Here's my second full disclosure: I feel like I can critique and criticize Courtney Love without malice because I once worshipped her. When I was a chubby wallflower struggling through middle school, I worshipped Love mostly because she was a woman who wasn't afraid to scream and play guitar, but also because I coveted her abrasive, loud, I'm-a-bitch-so-what attitude. I wanted to tell my tyrannical teachers, stupid classmates, and my controlling family exactly what I thought about them. But I couldn't, so I listened to Live Through This every day instead. That is, ironically, until I discovered post-riot superstars Sleater-Kinney (my love of them is already well-established though).

Now that you know my bias, I'll move on to my petty initial reaction to this quote: Courtney Love is the last person in this universe who should be telling anyone that they need to learn how to play the guitar. She isn't exactly a virtuoso guitarist or vocalist herself, and anyone who's seen so much as a youtube video of a Hole performance can tell you that. I remember watching on Hole's MTV Unplugged as she basically sat there just holding her guitar, while the rest of her very talented band did the bulk of the work.

But Love's quote makes me feel a lot more than snark, it also kind of depresses and scares me. I mean, is this oblique sexism and apparent commitment to the patriarchal idea of 'playing the right way' really necessary? Love's quote suggests that you can't work with these crazy radical feminists; they don't play well enough, they don't play the 'right' instruments (pots and pans? Really?), and they don't write songs about legitimate 'rock' topics, because they write about their vaginas instead.

Courtney Love, despite her many flaws, and the mistakes she's made, appears to be an incredibly intelligent woman. So I hesitate to say that she doesn't 'get' Riot Grrrl, but that's kind of how it seems. Riot Grrrl is about the deliberate rejection of patriarchal standards in rock, and especially in punk. It's not about playing 'badly' or refusing to learn how to play, but about questioning where our standards for how music is supposed to sound or how an instrument is supposed to be played come from. This is of course derived from previous punk ideology, but Riot Grrrl brings a necessary gender and class perspective to the conversation. It's no coincidence that white, middle to upper class men, who can afford and obtain things like private lessons, studio time, mastering, full time touring, etc, dominate almost all genres of music, including punk. Riot Grrrl deliberately rejected those standards, in favor of punk rock and life that is more inclusive and more accessible.

I wonder sometimes if Courtney Love is jealous. Anyone who's read any of her many biographies knows that Love has despised Riot Grrrl for some time now. Does anyone else remember when Love punched quintessential Riot Grrrl Kathleen Hanna of Bikini Kill in the face backstage at a Lollapalooza tour stop? (Yes, kids, Lollapalooza used to be a cross-country tour.) Hanna was at the all day outdoor concert event as a guest of Kim Gordon and Thurston Moore, of Sonic Youth, a band Love admires. Hanna and Bikini Kill also worked with Joan Jett, who produced and guests on some BK songs, and I'm willing to bet that Love was a big fan of The Runaways back in the day.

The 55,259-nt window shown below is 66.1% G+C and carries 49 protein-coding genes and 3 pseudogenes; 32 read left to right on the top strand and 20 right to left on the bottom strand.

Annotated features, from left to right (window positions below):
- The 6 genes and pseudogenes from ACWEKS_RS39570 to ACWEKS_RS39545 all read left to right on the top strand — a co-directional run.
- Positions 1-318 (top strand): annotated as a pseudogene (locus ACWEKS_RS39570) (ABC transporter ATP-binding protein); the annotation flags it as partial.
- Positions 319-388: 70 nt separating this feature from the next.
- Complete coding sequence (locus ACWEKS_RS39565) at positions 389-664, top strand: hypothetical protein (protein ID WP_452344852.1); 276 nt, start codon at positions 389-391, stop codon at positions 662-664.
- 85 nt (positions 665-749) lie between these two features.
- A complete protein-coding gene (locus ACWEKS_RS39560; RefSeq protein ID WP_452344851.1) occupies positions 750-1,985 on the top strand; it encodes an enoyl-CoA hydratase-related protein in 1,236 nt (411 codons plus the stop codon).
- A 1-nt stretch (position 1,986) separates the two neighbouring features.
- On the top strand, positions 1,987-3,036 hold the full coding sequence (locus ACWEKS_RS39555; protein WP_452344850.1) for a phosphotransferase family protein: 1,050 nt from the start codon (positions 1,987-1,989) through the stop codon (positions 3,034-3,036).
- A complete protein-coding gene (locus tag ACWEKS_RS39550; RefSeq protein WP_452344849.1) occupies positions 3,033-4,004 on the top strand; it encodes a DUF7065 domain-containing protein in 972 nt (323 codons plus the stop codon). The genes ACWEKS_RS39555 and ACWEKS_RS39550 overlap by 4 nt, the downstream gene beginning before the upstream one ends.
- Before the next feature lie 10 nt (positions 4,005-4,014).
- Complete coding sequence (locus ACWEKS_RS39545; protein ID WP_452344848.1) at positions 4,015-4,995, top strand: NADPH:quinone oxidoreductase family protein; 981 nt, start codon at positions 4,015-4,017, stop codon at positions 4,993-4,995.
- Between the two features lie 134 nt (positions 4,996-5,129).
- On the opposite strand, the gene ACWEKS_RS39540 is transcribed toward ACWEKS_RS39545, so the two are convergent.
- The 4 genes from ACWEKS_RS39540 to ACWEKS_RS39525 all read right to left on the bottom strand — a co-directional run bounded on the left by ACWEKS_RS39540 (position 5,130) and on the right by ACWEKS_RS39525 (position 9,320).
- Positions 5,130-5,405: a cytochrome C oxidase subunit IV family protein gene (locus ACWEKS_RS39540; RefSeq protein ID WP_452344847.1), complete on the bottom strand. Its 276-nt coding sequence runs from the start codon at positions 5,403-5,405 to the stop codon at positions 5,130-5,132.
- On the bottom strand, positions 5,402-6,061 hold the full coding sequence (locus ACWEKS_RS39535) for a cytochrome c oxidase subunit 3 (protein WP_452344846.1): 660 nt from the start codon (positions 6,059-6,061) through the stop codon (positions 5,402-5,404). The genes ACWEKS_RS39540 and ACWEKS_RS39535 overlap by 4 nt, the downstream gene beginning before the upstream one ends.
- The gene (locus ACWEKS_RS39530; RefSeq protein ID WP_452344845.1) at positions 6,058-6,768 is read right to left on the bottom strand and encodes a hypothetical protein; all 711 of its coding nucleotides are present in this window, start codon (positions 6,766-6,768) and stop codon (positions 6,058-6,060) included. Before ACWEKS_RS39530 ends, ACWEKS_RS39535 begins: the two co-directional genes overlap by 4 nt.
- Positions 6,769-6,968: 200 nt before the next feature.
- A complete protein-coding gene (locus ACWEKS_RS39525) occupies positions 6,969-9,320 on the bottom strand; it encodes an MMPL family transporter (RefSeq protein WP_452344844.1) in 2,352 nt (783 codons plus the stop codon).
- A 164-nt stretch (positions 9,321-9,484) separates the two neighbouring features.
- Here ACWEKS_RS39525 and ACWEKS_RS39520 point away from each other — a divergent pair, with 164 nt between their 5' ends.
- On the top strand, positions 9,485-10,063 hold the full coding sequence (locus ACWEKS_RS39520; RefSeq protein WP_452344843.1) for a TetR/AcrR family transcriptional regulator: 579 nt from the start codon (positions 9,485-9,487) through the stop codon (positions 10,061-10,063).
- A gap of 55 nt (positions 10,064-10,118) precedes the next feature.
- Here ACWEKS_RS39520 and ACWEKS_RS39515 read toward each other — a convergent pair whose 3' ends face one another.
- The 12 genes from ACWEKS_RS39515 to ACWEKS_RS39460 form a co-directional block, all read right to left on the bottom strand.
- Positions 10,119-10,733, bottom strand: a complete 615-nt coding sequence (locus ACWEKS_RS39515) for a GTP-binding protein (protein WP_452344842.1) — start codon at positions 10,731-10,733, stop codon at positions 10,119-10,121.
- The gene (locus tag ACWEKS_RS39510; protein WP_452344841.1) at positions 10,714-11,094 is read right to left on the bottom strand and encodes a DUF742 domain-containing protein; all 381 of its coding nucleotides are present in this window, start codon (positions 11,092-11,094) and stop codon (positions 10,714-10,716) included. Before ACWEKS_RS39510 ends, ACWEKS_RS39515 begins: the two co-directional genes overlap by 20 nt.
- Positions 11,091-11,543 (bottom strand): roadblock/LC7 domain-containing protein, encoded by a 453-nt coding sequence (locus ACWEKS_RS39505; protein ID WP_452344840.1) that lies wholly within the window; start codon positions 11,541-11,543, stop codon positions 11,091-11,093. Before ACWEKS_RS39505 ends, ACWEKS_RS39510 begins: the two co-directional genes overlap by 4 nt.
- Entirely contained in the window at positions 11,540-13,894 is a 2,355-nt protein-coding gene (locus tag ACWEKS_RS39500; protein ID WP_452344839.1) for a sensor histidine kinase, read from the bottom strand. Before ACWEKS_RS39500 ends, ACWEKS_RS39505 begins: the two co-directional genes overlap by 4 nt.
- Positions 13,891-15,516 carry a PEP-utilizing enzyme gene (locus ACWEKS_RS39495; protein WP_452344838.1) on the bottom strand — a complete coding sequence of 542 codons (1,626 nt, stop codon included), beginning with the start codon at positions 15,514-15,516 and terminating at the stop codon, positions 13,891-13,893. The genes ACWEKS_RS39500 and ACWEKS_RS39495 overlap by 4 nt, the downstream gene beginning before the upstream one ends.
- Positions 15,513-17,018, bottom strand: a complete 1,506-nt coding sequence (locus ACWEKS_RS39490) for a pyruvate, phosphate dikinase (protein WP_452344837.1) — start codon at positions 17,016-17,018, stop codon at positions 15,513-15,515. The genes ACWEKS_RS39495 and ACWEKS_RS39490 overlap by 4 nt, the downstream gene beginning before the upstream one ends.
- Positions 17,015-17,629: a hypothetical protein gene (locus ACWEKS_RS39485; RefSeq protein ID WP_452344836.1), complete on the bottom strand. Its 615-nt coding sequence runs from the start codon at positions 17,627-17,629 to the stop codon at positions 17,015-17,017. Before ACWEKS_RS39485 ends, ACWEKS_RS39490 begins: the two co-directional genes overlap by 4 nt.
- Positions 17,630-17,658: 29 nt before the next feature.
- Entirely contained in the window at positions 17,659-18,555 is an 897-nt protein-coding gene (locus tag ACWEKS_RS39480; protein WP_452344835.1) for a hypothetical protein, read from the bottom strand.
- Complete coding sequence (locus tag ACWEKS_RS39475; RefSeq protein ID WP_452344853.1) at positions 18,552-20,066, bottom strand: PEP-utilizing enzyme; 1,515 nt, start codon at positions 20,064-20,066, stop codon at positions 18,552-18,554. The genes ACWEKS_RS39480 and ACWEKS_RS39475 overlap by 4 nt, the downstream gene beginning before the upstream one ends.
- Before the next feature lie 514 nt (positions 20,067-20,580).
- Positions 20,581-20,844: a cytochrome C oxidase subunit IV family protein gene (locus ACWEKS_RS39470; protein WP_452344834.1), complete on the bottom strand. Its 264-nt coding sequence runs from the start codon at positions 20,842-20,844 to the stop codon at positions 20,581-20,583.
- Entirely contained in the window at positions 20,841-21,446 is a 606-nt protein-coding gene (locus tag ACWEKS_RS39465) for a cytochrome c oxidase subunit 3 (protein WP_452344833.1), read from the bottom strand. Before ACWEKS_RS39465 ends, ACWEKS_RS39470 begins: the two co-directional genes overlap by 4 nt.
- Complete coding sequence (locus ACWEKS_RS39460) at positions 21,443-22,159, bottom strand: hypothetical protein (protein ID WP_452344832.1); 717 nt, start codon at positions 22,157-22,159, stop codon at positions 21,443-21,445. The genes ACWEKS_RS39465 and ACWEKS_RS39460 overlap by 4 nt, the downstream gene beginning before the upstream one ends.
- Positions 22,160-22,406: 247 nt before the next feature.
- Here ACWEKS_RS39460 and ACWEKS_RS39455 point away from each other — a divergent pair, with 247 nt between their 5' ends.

Something else that can be gleaned from her biographies is that Love has always had problems with other women, especially her mother. I remember thinking, back when I was kid reading about her life, that Love must have felt betrayed by her mother, and that she must have been really wary of the other girls in the detention facilities where she was placed throughout her teens. Love seems like she still doesn't trust other women, and rather than working with them, Love competes with them.

And ultimately, Courtney Love wants to win. She doesn't want change, she doesn't want the sexual, feminist revolution that Riot Grrrl called for. I don't know what exactly she wants, if it's fortune or celebrity or whatever, but whatever it is, she wants it for herself. Love comes across as terribly selfish. (I think her selfishness is what I really liked about her when I was younger.) But now that I'm an adult, I understand that that selfishness is more antithetical to riot grrrl, feminism and women's continued progress in rock than any bitchy comment or physical assault toward Kathleen Hanna could ever be.

Wednesday, June 3, 2009

Hump Day Treat, Evening Edition

This week's late-in-the-day hump day treat brings you Texas' Girl in a Coma, who have just released their sophomore record, Trio B.C. *cheers and applause* !

It's rare that you get to hear queer, female, Mexican-American border voices in current rock and punk, and GIAC bring all three perspectives. They play a kind of fuzzy, jangling, driving rock that draws from old school rock'n'roll of the Buddy Holly and the Crickets sort, and invigorate the old form with an edgy and confrontational slink-and-swagger that is both lethal and enjoyable. I got to experience it for myself last year when I saw them open for Tegan and Sara, and their set had an energy that even the Twins from Above the 49th Parallel couldn't quite match. They did a fantastic performance of their single "Say", the official video for which you can see here!

So sit down, relax, pour yourself a different kind of Hump Day Treat, and finish off this rainy (at least in New York) day with this mid-tempo, modern classic.